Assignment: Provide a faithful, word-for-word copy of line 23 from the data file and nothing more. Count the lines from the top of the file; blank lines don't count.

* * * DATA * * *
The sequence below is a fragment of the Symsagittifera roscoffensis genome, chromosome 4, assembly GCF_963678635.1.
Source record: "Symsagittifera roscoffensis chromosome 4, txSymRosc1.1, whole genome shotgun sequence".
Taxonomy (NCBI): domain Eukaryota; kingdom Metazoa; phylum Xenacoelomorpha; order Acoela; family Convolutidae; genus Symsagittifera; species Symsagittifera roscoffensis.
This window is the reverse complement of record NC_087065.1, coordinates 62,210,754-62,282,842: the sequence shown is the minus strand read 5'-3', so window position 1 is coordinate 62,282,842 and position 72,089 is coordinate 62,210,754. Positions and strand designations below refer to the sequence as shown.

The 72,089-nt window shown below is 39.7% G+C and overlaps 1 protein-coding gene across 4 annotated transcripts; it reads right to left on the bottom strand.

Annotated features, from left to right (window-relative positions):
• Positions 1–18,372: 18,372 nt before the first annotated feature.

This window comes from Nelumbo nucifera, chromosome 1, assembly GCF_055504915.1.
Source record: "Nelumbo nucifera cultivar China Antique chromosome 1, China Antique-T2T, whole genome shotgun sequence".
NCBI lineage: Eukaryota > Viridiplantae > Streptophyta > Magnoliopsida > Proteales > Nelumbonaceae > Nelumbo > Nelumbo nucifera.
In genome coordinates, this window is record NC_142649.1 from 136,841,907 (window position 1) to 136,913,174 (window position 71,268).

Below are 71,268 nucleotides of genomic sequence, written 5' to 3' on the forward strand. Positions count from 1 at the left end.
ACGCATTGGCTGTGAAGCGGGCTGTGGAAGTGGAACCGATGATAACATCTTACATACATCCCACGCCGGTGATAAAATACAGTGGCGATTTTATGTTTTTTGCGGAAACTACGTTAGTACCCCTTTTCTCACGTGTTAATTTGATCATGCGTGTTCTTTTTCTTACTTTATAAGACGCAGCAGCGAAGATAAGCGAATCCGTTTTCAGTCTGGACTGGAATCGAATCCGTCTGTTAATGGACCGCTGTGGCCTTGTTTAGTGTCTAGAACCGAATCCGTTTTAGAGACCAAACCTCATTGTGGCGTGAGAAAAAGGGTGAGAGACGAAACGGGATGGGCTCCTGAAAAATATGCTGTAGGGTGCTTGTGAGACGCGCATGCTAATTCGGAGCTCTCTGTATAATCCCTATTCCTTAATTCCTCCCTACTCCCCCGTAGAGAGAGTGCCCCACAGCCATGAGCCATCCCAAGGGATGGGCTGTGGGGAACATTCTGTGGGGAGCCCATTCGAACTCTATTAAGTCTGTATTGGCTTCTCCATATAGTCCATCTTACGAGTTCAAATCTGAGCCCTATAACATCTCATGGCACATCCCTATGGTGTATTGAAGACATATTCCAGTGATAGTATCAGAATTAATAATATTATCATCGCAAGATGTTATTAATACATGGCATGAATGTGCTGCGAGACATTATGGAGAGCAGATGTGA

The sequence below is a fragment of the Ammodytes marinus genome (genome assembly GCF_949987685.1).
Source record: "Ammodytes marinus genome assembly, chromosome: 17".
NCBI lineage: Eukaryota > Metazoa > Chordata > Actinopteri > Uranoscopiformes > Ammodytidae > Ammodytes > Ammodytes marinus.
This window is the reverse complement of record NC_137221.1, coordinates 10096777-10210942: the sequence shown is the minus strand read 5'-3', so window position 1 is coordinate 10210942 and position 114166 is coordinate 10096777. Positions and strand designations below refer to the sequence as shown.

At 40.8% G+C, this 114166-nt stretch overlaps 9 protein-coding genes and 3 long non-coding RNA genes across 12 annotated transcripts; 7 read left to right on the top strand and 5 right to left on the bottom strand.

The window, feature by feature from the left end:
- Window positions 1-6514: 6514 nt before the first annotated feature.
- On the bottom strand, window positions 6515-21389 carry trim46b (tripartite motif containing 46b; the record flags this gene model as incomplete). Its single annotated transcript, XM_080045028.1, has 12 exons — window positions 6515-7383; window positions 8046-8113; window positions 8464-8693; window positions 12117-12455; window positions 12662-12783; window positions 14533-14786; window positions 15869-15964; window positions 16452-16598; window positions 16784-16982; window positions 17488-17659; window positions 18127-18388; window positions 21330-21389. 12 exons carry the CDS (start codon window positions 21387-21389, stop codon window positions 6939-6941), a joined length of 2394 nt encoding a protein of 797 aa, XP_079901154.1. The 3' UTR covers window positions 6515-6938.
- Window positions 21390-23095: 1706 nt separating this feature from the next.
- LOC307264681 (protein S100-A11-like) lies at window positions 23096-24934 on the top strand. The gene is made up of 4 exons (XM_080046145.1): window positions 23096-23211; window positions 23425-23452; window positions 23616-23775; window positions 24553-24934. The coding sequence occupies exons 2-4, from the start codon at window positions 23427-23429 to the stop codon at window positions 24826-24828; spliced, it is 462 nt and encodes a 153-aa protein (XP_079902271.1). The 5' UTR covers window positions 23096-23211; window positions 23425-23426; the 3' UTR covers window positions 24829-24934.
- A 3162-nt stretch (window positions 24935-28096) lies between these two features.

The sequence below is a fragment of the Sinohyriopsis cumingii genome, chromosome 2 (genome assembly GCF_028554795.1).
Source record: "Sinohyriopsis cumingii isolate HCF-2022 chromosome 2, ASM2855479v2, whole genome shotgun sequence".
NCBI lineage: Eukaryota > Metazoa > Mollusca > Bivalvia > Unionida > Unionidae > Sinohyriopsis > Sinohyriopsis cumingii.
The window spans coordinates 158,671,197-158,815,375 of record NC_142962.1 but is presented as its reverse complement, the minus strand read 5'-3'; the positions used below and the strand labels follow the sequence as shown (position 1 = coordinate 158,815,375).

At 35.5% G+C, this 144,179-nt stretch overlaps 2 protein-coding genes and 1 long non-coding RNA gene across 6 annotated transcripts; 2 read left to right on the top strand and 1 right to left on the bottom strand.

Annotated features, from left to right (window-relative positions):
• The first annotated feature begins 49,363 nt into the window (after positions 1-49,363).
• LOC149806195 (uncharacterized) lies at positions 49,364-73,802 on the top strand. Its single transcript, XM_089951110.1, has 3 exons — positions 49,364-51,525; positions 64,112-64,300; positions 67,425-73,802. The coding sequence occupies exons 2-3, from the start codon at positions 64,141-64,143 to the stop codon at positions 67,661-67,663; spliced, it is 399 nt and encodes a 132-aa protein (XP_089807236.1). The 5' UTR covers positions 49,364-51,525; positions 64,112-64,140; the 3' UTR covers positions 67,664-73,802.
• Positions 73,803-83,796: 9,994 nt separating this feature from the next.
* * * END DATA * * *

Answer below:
- LOC307264681 (protein S100-A11-like) lies at window positions 23096-24934 on the top strand. The gene is made up of 4 exons (XM_080046145.1): window positions 23096-23211; window positions 23425-23452; window positions 23616-23775; window positions 24553-24934. The coding sequence occupies exons 2-4, from the start codon at window positions 23427-23429 to the stop codon at window positions 24826-24828; spliced, it is 462 nt and encodes a 153-aa protein (XP_079902271.1). The 5' UTR covers window positions 23096-23211; window positions 23425-23426; the 3' UTR covers window positions 24829-24934.